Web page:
This is the photo I ended up submitting for the class. I is a “merge” of four photos. Can I say Photoshop is remarkable?

The above photo is “composed” of these four photos (which despite my attempts to place them are going where they want…sigh):

(c)2015-SarahAnnSmith.com-5895

First image, very over-exposed so you can get detail on the right side

Second image/exposure

Second image/exposure

Third Exposure, darker. Not as blown out on the left, but the right side of his face is hard to see.

Third Exposure, darker. Not as blown out on the left, but the right side of his face is hard to see.

Fourth exposure: right side detail is very hard to see.

Fourth exposure: right side detail is very hard to see.

 

 

 

 

 

 

 

 

 

 

 

We decided that as lovely a backdrop as the maple tree was, the light was simply too harsh.  Eli suggested we go down by the arbor/cut-through to the big meadow.  He thought he could lean up against the post and it would look more natural.  Turns out there is too much bittersweet, but the photo turned out great!

Eli selected this shot, which used a fairly shallow depth of field (to blur the background) and was taken from a tripod.  I can confidently say there is NO WAY I could have gotten such a good shot (with minor post-production/editing work) when I began this class in January.   YEAH!  I’m learning!   And Eli is happy.  And will now return to grumbling when I take photos of him.  <<grin!!!!>>>

Eli's choice for his yearbook photo. They also do something utterly cool...see next photo....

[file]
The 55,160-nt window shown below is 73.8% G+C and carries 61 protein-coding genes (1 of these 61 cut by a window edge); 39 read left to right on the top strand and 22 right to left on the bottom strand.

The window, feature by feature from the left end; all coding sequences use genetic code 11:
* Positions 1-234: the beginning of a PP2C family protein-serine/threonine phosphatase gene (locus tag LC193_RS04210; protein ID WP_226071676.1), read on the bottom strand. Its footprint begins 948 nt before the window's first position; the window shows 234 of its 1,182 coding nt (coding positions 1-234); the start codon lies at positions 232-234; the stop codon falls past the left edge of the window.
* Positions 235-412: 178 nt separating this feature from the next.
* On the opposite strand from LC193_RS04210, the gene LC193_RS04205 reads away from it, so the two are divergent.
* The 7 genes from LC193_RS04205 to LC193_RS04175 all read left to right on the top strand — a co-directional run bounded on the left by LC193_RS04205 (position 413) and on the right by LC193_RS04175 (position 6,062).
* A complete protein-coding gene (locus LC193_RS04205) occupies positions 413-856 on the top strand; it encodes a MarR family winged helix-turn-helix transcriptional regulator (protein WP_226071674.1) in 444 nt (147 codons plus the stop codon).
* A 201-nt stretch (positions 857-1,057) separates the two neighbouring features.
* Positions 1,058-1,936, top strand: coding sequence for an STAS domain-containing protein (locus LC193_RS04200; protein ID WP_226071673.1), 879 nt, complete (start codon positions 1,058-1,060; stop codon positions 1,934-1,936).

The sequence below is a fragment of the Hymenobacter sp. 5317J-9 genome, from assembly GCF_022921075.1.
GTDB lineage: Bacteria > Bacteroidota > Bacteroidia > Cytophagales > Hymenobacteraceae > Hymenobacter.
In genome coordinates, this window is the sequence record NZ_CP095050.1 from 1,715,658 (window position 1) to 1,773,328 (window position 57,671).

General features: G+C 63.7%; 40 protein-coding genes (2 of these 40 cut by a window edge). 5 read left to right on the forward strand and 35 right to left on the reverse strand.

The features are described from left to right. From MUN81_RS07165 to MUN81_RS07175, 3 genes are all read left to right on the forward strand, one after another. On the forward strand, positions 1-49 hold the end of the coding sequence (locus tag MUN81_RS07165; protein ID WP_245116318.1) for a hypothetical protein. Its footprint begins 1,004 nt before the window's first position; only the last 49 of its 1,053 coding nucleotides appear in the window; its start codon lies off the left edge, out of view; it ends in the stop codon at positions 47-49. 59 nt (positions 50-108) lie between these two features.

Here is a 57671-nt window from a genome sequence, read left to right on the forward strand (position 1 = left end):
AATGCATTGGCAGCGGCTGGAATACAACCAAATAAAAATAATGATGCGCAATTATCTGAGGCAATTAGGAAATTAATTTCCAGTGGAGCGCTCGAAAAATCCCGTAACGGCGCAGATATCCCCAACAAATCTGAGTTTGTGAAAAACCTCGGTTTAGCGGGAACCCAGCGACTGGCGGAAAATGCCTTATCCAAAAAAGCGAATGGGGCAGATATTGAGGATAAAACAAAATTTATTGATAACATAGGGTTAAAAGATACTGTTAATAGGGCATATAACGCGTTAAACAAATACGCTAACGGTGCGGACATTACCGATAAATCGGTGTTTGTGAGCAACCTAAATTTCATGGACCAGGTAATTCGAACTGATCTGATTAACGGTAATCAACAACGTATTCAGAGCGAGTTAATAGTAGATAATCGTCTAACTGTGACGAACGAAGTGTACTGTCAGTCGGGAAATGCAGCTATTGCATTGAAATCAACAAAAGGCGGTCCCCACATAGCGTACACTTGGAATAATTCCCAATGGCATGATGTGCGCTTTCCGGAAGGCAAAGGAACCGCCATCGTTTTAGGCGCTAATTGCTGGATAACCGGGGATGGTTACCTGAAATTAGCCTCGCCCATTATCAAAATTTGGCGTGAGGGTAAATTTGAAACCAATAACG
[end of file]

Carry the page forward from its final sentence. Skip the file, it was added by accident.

Eli’s choice for his yearbook photo. They also do something utterly cool…see next photo….

Happy boy, happy dog!

Happy boy, happy dog!

 

 

 

 

 

 

 

 

 

 

 

 

 

 

 

 

 

 

 

 

 

 

 

 

 

 

 

 

 

 

 

 

 

 

 

 

That’s it for now!

 

Foto Friday, Week 43 (out of order): Halloween

Friday, October 30th, 2015
The image of a thousand edits!  I combined four images:  a photo of the moon, two different photos on my iPhone of the willows shot on a misty dog-walkies and the flash fired, and the bats are from a silhouette of my hands, seriously edited.  I’ll post more info below including a link to the orignal images in my Flickr November album.

The image of a thousand edits! I combined four images: a photo of the moon, two different photos on my iPhone of the willows shot on a misty dog-walkies and the flash fired, and the bats are from a silhouette of my hands, seriously edited. I’ll post more info below including a link to the orignal images in my Flickr November album.

Normally it doesn’t matter if I post my photo a week late, but since the theme was Halloween, and since I’ve actually done this at not-the-last-day, I’m doing week 43 today and I’ll fill in with week 42 next week!    And oh…if you haven’t been around, this is part of the year-long 52-Week Photography Challenge class I’m taking online with Ricky Tims.  This composite image was something that I would NEVER have been able to do at the start of this class! I used four photos (two of the widows, one of my hands, one of the moon).For anyone interested in how I did it, here you go (Long!)

This week’s theme was Halloween.   Apparently Ricky had planned on Hands, then changed it to Halloween.  But the “use hands” didn’t get edited out (until someone asked about it and he said typo!).  By that time I had this hare-brained idea for my weekly submission.  Our challenge was to do something creepy for Halloween (or otherwise Halloween-y) using what we’ve learned.   This may be one of those instances that Ricky refers to as “Just because you can, doesn’t mean you should.”   Oh well!  It was a fun flight of bat-ful fancy!